Try and buy a stove these days and you are faced with a bewildering and confusing range of options.
For something that is fundamentally simple – boiling water and cooking food – you could be forgiven for vanishing up your own trouser leg trying to select the right stove for you. Ultralight or all-in-one cook system? Gas, meths or multifuel? To piezo or not to piezo? Arrrrrrgh!
Having always been a fan of simplicity when it comes to wild cooking, I was drawn to Alpkit’s latest offering, the Brukit, like a moth to the flame. Offering some of the latest (well, latest to me anyway) advances in stove design – a self-containedpackage and integrated heat exchanger – at a fraction of the cost of similar systems such as those on offer from Jetboil and Primus, I was looking forward to taking it on day and overnight trips to put it through its paces.
The Brukit comprises a tall, grey, anodised pot with built-in wind shield and heat exchanger. The theory being that this should reduce the amount of fuel required, meaning you can take less of it, thus saving weight when out in the boonies. The pot is surrounded by a neoprene pot cosy to help keep food warmer longer after cooking, while there are two rubber-coated collapsible pot handles to allow you to hold the pot while cooking without burning your fingers. The pot is decently sized for two people with internal volume indicators in quarter-litre markings up to one litre with additional internal volume to allow a rolling boil of a litre of water. Up top, there is a detachable silicon lid with a slot cut into it for pouring. It’s an interesting feature, though one I never felt the need to use as a litre of coffee would probably take me from early morning pick me up to arrhythmia without passing go!
The stove itself is a simple gas burner with built-in piezo ignitor which worked flawlessly during the period of the test. To operate the stove, you screw a gas canister into the threaded base of the stove, locate the stove into the pot with a twist, open the gas valve, ignite and away you go. No need for priming, or rummaging through bags for the lighter which you probably packed but aren’t certain you did, though I still packed a fire stick as a back-up, if only for peace of mind. The stove fits neatly into the pot along with either a 100g or 230g gas canister, depending on the make, although the former causes it to rattle about in your bag when riding over rough ground. Nothing that a Buff or a spare pair of gloves packed round it cannot fix. All in, the weight including the supplied mesh storage bag came in at 464g.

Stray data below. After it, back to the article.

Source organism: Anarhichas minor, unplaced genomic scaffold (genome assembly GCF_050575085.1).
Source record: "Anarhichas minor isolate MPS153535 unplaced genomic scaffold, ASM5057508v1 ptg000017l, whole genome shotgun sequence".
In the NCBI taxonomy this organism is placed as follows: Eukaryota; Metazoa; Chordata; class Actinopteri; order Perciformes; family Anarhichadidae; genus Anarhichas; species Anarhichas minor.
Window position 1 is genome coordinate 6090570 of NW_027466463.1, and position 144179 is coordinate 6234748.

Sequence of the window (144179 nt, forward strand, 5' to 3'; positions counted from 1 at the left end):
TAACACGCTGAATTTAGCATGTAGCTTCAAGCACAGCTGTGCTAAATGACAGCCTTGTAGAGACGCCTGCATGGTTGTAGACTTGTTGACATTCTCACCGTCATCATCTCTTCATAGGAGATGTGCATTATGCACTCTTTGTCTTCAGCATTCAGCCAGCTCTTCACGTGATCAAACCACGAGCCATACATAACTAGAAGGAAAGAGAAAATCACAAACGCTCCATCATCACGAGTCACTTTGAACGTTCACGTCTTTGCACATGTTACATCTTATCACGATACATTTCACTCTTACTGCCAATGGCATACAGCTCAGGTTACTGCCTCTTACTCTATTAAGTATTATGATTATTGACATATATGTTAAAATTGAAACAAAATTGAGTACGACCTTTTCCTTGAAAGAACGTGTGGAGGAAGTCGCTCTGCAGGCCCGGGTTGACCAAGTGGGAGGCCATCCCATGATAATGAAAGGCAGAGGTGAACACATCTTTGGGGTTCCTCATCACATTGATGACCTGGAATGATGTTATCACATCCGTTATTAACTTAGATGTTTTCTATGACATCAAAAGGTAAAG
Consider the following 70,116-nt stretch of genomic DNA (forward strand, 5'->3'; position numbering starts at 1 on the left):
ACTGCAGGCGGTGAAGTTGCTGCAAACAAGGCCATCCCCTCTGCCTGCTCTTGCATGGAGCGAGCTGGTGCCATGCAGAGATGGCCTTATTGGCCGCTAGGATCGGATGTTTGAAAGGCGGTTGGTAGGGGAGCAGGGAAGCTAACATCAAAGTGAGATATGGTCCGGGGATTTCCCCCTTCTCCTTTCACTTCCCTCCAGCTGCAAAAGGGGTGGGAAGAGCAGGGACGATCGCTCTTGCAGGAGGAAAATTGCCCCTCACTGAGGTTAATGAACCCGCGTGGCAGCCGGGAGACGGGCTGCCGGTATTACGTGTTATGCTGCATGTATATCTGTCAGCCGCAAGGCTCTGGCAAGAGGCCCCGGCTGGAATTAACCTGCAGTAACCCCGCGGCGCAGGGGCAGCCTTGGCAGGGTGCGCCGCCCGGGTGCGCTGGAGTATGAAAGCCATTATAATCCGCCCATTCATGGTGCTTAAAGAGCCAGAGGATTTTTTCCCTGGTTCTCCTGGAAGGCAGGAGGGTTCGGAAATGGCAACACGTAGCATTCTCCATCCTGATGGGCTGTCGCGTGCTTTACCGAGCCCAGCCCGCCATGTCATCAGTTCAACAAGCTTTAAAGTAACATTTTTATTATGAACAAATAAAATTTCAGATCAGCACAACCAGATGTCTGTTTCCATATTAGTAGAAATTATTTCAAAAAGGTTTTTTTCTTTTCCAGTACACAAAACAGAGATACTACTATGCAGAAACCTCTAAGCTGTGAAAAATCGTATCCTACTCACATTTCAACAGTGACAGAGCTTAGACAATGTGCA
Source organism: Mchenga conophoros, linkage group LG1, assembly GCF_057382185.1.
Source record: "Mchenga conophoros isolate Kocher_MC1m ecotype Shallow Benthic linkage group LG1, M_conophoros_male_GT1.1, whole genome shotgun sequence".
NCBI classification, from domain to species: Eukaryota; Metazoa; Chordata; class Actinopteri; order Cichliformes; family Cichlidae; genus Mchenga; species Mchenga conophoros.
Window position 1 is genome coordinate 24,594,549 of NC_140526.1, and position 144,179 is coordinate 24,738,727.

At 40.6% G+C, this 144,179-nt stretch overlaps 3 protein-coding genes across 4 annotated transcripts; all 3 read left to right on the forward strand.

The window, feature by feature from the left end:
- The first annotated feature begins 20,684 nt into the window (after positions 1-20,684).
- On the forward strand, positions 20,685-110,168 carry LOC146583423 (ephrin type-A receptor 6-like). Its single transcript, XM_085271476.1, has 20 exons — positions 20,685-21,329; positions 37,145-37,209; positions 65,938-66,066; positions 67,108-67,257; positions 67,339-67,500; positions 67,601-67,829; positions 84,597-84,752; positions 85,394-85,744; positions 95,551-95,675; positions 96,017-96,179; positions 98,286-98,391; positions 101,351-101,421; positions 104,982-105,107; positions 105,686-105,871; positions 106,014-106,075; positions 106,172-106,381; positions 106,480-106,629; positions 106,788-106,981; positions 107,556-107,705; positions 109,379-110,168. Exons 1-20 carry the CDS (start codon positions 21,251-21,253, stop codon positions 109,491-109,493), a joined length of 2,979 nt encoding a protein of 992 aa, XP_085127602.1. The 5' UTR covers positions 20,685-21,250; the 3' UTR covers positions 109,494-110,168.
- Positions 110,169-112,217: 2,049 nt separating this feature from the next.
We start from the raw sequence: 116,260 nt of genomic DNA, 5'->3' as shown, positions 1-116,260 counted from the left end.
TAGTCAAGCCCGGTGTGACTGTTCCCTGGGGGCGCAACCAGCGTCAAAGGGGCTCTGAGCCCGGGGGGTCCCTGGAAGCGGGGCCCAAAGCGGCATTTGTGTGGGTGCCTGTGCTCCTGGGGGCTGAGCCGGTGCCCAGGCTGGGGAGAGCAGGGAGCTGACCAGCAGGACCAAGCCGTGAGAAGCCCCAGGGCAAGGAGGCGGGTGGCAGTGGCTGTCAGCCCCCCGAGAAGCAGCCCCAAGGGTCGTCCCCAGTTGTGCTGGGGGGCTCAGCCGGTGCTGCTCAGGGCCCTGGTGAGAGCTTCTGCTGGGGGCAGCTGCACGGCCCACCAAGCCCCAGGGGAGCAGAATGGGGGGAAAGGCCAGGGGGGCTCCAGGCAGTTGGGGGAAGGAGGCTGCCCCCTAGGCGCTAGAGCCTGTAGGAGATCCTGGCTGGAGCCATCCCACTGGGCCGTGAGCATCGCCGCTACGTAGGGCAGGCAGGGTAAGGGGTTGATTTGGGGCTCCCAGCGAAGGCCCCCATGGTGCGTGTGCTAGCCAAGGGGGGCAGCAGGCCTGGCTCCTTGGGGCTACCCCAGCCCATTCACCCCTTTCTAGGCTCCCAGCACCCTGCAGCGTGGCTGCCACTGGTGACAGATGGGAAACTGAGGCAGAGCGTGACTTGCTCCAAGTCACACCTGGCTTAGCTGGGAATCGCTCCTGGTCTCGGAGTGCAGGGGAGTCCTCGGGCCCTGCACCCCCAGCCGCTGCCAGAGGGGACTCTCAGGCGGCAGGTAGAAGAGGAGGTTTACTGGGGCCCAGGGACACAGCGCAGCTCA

The important bit – does it work?
As with any stove, burn times vary with the temperature and conditions. On a calm summer’s evening, the stove took approximately four minutes to boil up half a litre of cold water, which I reckon is more than acceptable. In colder temperatures or when things turned windy, as with any gas stove, the burn times increased. Below zero and placed directly on snow, the stove struggled a bit but again this is typical of gas canister stoves. For such trips, I opt for my MSR Dragonfly with its separate fuel bottle set-up. Alpkit makes its Koro camp stove if your tastes are of the sub-zero variety, but for most users, I suspect this isn’t going to be an issue.
For food, I found that the large pot was surprisingly good for making the likes of scrambled eggs, with the burner providing an easily controllable flame which helps to reduce hot spots. Porridge was burnt-bit-free which is always a plus in my book, while heating milk for hot chocolate didn’t leave a central black residue, something I always seem to manage when using Ti pans with an MSR Pocket Rocket. When boiling pasta, the hole in the silicon lid was useful for draining off the water before using the pot to eat from, thus eliminating the need for a separate bowl. I particularly appreciated the lack of a non-stick coating as it meant I wasn’t restricted to using only plastic sporks when cooking.
On flat ground, the system is reasonably stable, although less so when using a 100g canister, as the system is then top heavy. However, this can easily be fixed by buying a footrest such as one made by Primus and is no worse than any other gas canister mounted stove I have used previously. The only downsides of note are that I managed to damage the plastic coating on one of the handles and the supplied mesh bag is a tight squeeze to fit everything into.
For the asking price of £35, I reckon Alpkit has a bit of a winner on its hands. While it may not have the superfast published burn times of some competing system stoves and it’s not a minimalist’s lightweight dream, it is fairly robust, has a decent simmer on it which lends itself to more than just boiling water and it comes in at a fraction of the cost. For simplicity, practicality and value, it’s more than worth a look.
|Product:||Brukit stove set|
|Tested:||by Sanny for five months|